Dairy cattle often show symptoms of mastitis – inflamed udders. The inflammation can be due to trauma to udders or infections. That is a normal immunological reaction to overcome the problem. But when the inflammation persists, as in the case of some bacterial infections, it can damage udder tissue and reduce the quality and quantity of milk.
Mastitis can be caused by a wide variety of bacterial pathogens. A good indicator of mastitis due to bacterial infection is the number of white blood cells per millilitre of milk. Normally it should be less than 100,000 per millilitre. But in mastitis, it can go to more than 250,000.
To treat mastitis, usually long-acting antibiotics such as penicillin G are injected. However, antibiotics for treating cow mastitis are costly. They can disturb the cow’s natural microflora. And, over time, using antibiotics can also lead to the development of antibiotic resistant bacterial strains. Most importantly, antibiotics leave residues in the milk of treated cows.
So Vaibhav D. Bhatt and his team from the Saurashtra University, Gujarat decided to look for an alternative treatment: Terminalia chebula fruit powder extract. The fruit powder is an ingredient in triphala, an ayurvedic preparation. Recent research reports suggest that Terminalia chebula has antioxidant and antibiotic properties.
First, the team collected milk samples from desi cows such as Gir and Kankrej as well as from crossbred cattle. The team screened 20 cows from each breed for mastitis, by counting somatic cells in the milk samples. Milk from five Gir, six Kankrej and nine crossbred cows had higher somatic cell counts indicating mastitis.
The researchers screened the samples for bacteria, and found four pathogenic strains: Staphylococcus aureus, Escherichia coli, Pseudomonas aeruginosa and Bacillus megaterium.
Now they turned to testing their hypothesis. They took fresh fruits of Terminalia chebula, dried and powdered them. The powder was dissolved in ethyl acetate. After filtering the extract, they removed the ethyl acetate using vacuum evaporation.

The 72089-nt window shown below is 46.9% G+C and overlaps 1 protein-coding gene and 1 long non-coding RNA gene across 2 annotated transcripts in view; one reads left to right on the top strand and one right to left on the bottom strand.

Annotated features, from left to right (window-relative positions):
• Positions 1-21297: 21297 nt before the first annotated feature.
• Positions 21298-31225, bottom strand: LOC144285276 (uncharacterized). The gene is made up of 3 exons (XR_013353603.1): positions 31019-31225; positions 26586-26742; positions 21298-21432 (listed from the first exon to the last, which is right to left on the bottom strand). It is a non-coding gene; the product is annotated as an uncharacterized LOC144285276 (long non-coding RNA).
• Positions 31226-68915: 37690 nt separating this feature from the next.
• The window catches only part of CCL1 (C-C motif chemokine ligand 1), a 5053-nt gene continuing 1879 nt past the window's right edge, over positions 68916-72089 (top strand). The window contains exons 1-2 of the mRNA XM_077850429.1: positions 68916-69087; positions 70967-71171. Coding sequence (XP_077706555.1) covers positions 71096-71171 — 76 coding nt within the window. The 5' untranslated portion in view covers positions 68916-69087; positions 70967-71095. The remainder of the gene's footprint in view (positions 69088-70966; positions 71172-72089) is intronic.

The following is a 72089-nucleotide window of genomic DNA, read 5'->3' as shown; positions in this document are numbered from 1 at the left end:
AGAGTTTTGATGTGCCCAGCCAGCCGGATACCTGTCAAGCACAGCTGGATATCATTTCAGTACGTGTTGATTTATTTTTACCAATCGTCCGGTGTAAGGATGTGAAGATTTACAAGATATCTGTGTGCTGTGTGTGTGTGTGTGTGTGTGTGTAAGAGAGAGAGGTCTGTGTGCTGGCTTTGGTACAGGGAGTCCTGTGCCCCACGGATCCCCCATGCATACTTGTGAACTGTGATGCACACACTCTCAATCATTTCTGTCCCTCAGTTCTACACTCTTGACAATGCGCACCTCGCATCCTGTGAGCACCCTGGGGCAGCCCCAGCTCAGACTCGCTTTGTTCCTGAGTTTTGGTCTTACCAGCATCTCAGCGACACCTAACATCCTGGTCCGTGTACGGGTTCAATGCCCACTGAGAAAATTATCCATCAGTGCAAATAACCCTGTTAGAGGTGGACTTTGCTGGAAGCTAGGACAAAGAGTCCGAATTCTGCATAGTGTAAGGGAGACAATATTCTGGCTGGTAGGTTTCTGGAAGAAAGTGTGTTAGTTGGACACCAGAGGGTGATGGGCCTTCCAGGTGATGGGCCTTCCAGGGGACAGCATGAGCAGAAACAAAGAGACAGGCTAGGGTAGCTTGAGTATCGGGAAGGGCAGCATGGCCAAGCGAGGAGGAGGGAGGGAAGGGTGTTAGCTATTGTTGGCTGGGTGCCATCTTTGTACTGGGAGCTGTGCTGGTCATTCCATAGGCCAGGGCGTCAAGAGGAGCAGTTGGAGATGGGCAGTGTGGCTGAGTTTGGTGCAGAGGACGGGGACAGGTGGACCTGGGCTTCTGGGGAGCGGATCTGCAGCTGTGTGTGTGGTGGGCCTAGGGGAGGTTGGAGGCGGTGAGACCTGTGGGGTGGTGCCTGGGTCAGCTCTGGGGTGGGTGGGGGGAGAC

The researchers tested the efficiency of the fruit extract against the bacterial strains isolated from cows with mastitis. For comparison, they used Amoxicillin, a derivative of penicillin. In the plate well diffusion assay, all bacterial cell cultures showed a zone of inhibition around chebula fruit extract. The fruit extract at 500 milligrams per millilitre was better than the control, Amoxicillin, in inhibiting the bacteria.
Now that we know that the fruit extract is effective against microbes responsible for mastitis, we need animal studies. Since the Myrobalan fruit has proven beneficial effects on health in humans, it may perhaps be assumed that it would be safe for dairy cattle also. Moreover, researchers from China and Iran have already experimented with the fruit powder in cattle and chicken feed. About one percent by weight of the powder is mixed with cattle fodder to inhibit bacterial infections.
The obstacle in using the powder in bacterial infections of cattle is the high production cost. Thus, we need more research to reduce production cost and to gain more understanding about the mechanism of action of the processed powder on dairy cattle and on bacteria.
Anim. Biotechnol., 30(2): 151-158 (2019);
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